BitOoda Afternoon Report 3/31/2020 — Volatility

BTC is essentially unchanged over the last 7 days with a $1000 range.

10-day realized Vol is down to 125%. IV is under pressure throughout the term. Call skew is slightly down. Put skew is significantly higher.

Put skew is now fully priced in the June-September period and is outright expensive in the front months. Puts no longer represent positive edge. For the first time in over 9 months, we recommend exiting put skew positions. In the front contracts, puts represent an attractive short vs. straddles or calls.

Call skew is now low. Meatier 0.10–0.20 delta calls are relatively cheap (since IV is still elevated). We believe they represent the best value either as long fences or short call spreads (hedged). Call spreads should be shorted outright by traders with bearish vol view and on a ratio (buying more of a higher strike) by more neutral or bullish vol traders.

Let’s review last week’s recommendations:

· We no longer like call spreads as a bullish bet. They performed on skew and vol. Call skew is now very fair and vol elevated. We recommend exiting call spreads and buying futures for those seeking a leveraged long position.

· Given fairness of skew the only vol trade we would recommend is going long June 6500 straddle vs short September 6500 straddle collecting roughly $900. We think longer term vol will keep coming off. This is not a high conviction trade so watch your size.

· Vol is high enough to consider using options to enhance your portfolio returns (i.e. selling covered calls or covered puts to provide “yield” to your position). This is not for inexperienced traders. The financial markets are on edge. Margin requirements and liquidity conditions can turn on a dime. A player that is not nimble may end up in a total loss or a liquidation scenario following a margin call.

· Every financial transaction involves a degree of credit risk. All hedgers and speculators involved in a derivative market should review their exposures to Exchanges and counterparties and decide if the credit risk is justified. The financial conditions are as strained as they have been in 2008. Paper profits that are not paid due to defaults are only good as war stories and job interview questions.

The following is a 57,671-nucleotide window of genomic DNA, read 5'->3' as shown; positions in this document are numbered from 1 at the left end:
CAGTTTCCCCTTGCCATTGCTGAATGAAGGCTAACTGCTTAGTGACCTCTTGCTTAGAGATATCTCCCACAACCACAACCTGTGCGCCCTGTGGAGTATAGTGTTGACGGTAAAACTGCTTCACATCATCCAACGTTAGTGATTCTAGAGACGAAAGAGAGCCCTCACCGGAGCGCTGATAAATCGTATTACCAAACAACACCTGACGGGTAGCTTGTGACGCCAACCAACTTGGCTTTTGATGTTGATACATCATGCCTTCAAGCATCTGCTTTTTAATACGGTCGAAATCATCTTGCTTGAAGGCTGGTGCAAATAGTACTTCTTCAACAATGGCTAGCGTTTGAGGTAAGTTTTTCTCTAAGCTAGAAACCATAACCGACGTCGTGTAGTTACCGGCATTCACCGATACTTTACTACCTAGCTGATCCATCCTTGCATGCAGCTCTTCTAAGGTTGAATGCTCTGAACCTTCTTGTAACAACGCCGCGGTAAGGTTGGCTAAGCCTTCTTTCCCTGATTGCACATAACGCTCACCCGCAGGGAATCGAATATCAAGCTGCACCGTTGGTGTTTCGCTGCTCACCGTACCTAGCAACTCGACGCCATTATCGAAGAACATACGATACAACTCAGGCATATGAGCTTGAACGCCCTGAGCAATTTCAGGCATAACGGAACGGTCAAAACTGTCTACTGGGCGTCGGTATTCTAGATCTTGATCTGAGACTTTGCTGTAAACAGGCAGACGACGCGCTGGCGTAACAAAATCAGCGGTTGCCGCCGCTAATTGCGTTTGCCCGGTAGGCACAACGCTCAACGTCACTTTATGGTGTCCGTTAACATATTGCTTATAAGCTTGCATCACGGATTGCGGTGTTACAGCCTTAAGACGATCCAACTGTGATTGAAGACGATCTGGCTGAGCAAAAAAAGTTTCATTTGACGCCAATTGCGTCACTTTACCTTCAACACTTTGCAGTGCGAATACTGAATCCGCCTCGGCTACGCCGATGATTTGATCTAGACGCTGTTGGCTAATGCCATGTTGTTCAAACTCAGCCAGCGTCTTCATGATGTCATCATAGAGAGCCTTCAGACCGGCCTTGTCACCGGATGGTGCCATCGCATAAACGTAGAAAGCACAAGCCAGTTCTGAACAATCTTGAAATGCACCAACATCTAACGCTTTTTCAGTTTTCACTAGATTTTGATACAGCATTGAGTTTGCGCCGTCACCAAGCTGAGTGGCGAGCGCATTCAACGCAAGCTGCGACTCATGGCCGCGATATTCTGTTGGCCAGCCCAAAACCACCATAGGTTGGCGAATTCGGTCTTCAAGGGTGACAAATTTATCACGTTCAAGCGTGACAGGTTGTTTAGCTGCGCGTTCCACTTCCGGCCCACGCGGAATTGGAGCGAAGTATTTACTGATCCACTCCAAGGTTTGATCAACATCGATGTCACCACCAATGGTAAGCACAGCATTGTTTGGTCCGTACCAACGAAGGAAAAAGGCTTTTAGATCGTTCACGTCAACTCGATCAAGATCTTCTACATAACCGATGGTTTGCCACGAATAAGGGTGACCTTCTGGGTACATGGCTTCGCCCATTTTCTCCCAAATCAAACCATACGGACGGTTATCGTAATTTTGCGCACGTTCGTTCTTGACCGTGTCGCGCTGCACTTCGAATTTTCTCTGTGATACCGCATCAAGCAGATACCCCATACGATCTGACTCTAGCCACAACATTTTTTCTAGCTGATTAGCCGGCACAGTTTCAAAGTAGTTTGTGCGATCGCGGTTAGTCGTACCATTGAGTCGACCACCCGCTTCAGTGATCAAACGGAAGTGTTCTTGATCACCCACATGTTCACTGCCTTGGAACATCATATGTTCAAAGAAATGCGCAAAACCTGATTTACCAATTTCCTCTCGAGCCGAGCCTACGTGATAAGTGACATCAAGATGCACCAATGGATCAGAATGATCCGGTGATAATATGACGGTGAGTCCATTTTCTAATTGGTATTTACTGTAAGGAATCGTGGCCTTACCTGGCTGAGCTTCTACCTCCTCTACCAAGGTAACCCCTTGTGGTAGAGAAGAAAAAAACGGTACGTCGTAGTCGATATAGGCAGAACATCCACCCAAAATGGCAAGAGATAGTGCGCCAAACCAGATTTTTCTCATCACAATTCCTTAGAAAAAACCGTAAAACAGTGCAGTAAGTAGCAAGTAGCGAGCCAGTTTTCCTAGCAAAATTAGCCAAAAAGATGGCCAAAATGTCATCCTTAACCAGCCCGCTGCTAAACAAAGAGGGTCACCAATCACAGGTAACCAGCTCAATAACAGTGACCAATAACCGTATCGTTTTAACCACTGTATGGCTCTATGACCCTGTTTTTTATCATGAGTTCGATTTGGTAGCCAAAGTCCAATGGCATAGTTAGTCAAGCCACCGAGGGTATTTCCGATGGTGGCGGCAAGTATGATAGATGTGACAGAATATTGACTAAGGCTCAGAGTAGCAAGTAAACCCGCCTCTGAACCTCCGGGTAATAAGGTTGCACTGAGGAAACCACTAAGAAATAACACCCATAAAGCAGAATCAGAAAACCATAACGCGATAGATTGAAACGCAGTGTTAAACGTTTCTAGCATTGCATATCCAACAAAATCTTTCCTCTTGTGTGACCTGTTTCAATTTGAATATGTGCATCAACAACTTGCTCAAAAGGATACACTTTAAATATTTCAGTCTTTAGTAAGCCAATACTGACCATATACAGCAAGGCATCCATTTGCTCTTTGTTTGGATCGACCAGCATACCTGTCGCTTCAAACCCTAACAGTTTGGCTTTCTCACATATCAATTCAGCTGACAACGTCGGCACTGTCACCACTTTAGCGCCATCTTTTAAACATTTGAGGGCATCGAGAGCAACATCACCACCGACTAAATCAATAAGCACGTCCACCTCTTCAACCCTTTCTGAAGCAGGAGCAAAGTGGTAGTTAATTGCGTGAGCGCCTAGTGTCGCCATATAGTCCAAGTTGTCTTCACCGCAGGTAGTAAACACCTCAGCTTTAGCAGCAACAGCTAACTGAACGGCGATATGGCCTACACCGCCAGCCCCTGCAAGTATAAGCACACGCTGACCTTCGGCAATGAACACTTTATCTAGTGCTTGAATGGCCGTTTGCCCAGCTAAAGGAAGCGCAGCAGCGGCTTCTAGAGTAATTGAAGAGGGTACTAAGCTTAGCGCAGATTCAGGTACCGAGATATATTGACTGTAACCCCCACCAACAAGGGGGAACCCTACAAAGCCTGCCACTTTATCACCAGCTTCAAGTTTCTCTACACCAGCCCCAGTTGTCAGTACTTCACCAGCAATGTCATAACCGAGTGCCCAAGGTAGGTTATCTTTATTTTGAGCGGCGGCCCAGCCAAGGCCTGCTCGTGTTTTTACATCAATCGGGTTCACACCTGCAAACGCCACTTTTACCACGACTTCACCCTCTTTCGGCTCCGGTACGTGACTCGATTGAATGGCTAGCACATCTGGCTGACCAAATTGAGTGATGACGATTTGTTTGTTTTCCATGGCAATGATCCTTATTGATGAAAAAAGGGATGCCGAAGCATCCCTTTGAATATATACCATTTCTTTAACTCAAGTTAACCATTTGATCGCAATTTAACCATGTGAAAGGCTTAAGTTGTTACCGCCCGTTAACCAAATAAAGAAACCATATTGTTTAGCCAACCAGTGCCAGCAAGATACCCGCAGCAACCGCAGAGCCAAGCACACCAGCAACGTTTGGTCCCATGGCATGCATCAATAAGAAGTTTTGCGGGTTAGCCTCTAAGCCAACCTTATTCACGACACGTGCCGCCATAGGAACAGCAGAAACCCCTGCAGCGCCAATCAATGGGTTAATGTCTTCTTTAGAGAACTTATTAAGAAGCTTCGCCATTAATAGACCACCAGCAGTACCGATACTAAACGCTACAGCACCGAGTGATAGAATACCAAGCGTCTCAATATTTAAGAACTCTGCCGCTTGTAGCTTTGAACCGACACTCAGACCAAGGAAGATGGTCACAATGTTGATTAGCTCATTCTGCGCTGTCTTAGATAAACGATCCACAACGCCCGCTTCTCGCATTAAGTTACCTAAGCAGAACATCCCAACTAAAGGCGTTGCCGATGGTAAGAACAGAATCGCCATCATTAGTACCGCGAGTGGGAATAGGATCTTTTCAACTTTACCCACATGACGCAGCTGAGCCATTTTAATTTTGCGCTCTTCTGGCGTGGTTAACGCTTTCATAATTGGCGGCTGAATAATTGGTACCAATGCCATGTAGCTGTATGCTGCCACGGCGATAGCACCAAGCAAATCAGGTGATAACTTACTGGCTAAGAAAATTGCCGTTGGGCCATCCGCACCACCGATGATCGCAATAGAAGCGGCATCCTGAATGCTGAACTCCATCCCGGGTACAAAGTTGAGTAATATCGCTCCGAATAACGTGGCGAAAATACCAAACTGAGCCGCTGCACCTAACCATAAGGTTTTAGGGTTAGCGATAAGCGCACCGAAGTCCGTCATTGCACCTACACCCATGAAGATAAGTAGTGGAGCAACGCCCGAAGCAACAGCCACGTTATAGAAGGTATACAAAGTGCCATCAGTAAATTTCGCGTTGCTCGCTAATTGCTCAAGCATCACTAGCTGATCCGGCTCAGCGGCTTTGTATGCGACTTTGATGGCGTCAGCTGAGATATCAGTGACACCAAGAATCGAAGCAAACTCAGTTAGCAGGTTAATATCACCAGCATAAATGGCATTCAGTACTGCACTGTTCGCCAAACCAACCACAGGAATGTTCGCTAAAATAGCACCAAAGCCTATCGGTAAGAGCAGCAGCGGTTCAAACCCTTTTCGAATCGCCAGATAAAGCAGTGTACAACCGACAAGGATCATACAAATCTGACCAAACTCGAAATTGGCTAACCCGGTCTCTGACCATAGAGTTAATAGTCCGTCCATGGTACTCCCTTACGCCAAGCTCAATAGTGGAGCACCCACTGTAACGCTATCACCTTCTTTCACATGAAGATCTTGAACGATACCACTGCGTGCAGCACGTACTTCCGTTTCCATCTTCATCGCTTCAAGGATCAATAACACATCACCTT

1. Exiting call spreads worked well. Outright shorting them vs. buying futures would have worked even better. Vol has come in a lot and call skew is only slightly down since our last report.

2. June/September straddle spread has lost about $28 and is now $928. You could have compensated for some of the loss by trading Gamma. It is now even more attractive, and we recommend increasing the short. Vol is elevated and IV is almost the same now.

3. Selling covered puts and calls worked. Vol has come in and we are basically unchanged. There is still money in the trade, but we suggest reducing exposure on the call side especially since call skew is now cheap.

4. Hopefully our readers took this week to reposition themselves on the credit spectrum to fit their commercial objectives.

This week’s recommendations:

· Get long call skew by buying calls vs. straddles or puts. We like meatier calls, not the small wing as those are more discounted. Adjust the ratio to fit your IV view. We would be flat to slightly short Vol here.

· Long June 6500 straddle vs. short September 6500 straddle, collecting roughly $928. We think longer term vol will keep coming off or gamma performs. There is more edge in the trade now, and we recommend increasing the exposure.

· Watch contango as a sign of shorts getting overzealous. CME is still in a small contango. Deribit futures are slightly backwardated!

The entirety of this report attempts to identify the best option structures available. Readers should overlay it with their directional view by under-hedging or over-hedging their preferred option structure.

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